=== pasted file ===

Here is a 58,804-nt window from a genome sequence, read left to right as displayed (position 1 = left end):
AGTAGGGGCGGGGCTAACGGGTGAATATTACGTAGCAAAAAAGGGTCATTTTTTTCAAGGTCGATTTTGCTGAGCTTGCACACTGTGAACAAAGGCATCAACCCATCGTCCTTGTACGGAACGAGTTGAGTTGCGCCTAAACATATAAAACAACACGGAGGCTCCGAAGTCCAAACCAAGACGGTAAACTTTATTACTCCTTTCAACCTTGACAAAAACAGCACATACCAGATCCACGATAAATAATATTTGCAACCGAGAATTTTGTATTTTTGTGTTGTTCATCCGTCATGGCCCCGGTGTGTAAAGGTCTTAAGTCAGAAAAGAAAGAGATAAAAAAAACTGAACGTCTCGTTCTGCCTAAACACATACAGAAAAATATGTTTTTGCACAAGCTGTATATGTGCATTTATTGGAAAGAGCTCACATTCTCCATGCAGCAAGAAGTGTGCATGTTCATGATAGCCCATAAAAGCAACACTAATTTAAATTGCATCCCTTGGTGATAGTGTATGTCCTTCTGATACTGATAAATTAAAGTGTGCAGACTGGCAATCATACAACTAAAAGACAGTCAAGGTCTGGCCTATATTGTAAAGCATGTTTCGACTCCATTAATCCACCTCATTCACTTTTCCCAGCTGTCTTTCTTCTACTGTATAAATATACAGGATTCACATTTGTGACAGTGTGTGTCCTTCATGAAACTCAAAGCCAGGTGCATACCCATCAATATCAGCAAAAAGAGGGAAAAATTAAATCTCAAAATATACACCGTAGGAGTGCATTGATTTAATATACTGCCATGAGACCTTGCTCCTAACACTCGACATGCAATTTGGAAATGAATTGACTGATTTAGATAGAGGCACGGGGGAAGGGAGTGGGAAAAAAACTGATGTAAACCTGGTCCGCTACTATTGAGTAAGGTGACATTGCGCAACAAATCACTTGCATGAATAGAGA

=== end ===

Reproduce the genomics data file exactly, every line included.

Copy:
Here is a 58,804-nt window from a genome sequence, read left to right as displayed (position 1 = left end):
AGTAGGGGCGGGGCTAACGGGTGAATATTACGTAGCAAAAAAGGGTCATTTTTTTCAAGGTCGATTTTGCTGAGCTTGCACACTGTGAACAAAGGCATCAACCCATCGTCCTTGTACGGAACGAGTTGAGTTGCGCCTAAACATATAAAACAACACGGAGGCTCCGAAGTCCAAACCAAGACGGTAAACTTTATTACTCCTTTCAACCTTGACAAAAACAGCACATACCAGATCCACGATAAATAATATTTGCAACCGAGAATTTTGTATTTTTGTGTTGTTCATCCGTCATGGCCCCGGTGTGTAAAGGTCTTAAGTCAGAAAAGAAAGAGATAAAAAAAACTGAACGTCTCGTTCTGCCTAAACACATACAGAAAAATATGTTTTTGCACAAGCTGTATATGTGCATTTATTGGAAAGAGCTCACATTCTCCATGCAGCAAGAAGTGTGCATGTTCATGATAGCCCATAAAAGCAACACTAATTTAAATTGCATCCCTTGGTGATAGTGTATGTCCTTCTGATACTGATAAATTAAAGTGTGCAGACTGGCAATCATACAACTAAAAGACAGTCAAGGTCTGGCCTATATTGTAAAGCATGTTTCGACTCCATTAATCCACCTCATTCACTTTTCCCAGCTGTCTTTCTTCTACTGTATAAATATACAGGATTCACATTTGTGACAGTGTGTGTCCTTCATGAAACTCAAAGCCAGGTGCATACCCATCAATATCAGCAAAAAGAGGGAAAAATTAAATCTCAAAATATACACCGTAGGAGTGCATTGATTTAATATACTGCCATGAGACCTTGCTCCTAACACTCGACATGCAATTTGGAAATGAATTGACTGATTTAGATAGAGGCACGGGGGAAGGGAGTGGGAAAAAAACTGATGTAAACCTGGTCCGCTACTATTGAGTAAGGTGACATTGCGCAACAAATCACTTGCATGAATAGAGA